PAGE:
In the click of a finger, the jerk of a hip, 50 years ago Jacques Dutronc became an idol. In the space of a few months, he sold more albums than Callas or Piaf in their entire lives. Like the crackle of a brush fire lighting up a summer night, and which should have gone out as it rose to the stars. But Dutronc lasted, his success burning like a trail of powder, becoming a firestorm.
In the five decades since, he has juggled as best he could with this glory that he knows is a double-edged sword. To protect himself, he never stays still for long. At the risk of leaving us behind, but safe in the knowledge that he will always bring us back together with his music.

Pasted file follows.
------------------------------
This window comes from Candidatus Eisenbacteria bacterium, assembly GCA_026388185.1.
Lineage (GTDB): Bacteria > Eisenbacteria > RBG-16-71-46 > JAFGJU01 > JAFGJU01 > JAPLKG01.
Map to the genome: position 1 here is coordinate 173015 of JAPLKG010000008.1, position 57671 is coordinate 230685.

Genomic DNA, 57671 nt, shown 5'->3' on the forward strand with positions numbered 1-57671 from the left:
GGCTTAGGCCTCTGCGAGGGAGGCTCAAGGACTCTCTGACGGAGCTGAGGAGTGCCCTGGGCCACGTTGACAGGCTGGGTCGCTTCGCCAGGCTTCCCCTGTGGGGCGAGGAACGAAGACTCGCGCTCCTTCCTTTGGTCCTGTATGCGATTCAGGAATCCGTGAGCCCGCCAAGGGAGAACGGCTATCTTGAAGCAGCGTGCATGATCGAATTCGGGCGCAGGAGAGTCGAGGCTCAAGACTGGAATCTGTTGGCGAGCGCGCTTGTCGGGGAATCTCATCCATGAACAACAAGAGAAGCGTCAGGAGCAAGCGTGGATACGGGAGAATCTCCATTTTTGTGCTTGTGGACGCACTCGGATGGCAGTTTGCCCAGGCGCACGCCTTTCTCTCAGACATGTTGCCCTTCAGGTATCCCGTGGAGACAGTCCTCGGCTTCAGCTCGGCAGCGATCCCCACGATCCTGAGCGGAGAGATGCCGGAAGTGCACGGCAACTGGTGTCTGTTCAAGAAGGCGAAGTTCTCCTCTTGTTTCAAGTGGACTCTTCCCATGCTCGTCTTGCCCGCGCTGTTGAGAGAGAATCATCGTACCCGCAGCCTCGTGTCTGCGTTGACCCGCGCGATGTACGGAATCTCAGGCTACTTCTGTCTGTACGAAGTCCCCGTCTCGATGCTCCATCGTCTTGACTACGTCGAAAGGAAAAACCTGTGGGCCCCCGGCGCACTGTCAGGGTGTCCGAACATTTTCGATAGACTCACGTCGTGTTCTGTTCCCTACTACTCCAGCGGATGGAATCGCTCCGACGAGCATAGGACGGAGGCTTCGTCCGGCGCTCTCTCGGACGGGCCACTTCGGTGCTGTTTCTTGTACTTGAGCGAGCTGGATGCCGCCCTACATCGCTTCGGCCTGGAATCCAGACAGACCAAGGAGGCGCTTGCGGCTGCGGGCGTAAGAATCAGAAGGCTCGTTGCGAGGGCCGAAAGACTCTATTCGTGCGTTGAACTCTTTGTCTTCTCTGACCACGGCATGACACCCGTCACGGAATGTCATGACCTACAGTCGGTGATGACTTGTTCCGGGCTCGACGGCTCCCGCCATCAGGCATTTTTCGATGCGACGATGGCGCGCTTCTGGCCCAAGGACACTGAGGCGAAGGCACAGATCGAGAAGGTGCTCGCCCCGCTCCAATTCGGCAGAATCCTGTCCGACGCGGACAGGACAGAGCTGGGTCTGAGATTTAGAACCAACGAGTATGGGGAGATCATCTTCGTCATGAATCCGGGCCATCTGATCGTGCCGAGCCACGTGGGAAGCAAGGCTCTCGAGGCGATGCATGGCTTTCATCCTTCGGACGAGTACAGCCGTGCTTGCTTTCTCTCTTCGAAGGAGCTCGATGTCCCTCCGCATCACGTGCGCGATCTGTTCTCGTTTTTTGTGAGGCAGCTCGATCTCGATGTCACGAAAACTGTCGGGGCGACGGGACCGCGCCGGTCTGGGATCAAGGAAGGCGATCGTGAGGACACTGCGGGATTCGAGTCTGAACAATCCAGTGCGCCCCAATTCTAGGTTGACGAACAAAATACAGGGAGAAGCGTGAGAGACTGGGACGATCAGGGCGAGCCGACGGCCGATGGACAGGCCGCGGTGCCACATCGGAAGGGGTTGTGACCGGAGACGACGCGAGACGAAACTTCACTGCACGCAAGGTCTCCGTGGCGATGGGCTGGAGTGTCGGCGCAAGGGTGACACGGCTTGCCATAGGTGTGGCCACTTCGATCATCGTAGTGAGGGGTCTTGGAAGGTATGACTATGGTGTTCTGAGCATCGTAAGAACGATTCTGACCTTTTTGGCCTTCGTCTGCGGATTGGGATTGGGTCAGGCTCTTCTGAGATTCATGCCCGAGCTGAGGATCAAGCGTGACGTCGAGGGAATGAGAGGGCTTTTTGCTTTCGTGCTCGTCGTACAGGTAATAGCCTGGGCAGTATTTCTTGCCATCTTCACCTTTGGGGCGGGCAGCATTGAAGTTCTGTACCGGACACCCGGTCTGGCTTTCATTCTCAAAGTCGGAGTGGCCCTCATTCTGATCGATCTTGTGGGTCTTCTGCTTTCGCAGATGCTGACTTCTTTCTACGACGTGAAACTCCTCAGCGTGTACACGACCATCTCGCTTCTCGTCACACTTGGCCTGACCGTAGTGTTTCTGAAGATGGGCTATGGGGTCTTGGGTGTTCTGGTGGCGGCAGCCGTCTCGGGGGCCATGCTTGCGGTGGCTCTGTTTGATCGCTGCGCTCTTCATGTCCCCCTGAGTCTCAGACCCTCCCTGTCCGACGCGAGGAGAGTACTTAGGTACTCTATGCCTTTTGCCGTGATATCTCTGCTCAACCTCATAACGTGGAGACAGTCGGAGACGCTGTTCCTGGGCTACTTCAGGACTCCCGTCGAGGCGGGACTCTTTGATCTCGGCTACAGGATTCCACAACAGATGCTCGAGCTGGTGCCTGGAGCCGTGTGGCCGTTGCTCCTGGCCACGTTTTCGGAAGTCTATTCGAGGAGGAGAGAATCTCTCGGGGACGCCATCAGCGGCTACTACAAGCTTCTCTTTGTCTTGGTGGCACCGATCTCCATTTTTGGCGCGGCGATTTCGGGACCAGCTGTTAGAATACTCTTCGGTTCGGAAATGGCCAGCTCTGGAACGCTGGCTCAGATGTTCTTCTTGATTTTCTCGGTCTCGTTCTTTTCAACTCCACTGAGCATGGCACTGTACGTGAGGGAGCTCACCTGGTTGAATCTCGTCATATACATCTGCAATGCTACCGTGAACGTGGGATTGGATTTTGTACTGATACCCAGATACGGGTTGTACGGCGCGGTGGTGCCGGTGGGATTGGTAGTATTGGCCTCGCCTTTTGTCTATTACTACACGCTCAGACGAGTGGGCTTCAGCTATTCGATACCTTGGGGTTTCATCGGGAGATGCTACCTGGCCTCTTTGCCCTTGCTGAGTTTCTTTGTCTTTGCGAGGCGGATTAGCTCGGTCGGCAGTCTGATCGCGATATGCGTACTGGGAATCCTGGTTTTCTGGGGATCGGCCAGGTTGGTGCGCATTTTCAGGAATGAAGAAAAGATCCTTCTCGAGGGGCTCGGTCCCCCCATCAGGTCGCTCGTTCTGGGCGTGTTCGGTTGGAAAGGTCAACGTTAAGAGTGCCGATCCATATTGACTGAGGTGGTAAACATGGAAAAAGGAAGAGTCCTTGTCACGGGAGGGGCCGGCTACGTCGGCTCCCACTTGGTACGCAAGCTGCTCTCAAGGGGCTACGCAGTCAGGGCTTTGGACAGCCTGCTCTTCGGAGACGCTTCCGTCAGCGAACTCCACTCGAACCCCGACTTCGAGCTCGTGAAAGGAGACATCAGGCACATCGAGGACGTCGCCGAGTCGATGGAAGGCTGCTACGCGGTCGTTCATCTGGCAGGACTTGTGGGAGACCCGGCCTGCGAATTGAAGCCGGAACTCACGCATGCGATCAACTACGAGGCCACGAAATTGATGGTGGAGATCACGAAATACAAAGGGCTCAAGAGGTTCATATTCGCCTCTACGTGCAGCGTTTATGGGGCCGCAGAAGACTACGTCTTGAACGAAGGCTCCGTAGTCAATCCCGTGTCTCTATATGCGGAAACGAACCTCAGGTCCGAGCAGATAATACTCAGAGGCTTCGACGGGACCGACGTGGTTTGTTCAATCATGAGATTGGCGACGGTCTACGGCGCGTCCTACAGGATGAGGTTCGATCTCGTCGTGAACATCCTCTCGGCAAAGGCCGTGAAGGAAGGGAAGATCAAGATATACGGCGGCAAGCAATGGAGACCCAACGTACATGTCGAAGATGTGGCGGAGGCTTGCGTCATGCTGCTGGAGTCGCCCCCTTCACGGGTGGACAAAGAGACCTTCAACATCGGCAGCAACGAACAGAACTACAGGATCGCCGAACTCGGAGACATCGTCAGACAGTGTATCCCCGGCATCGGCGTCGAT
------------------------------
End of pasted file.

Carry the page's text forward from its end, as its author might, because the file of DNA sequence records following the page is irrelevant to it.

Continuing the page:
Understanding Dutronc means finding a way to approach this free-spiritedness which defines him so well. This sparrow who flits around, whom one can only grasp at the risk of killing. Let’s be honest, one won’t capture Dutronc to put him on film. But one can get as close as possible to understand that the singer and actor has taken almost a whole life to accept himself, to overcome the dull pain of doubt. And to understand that beneath it all lies his talent.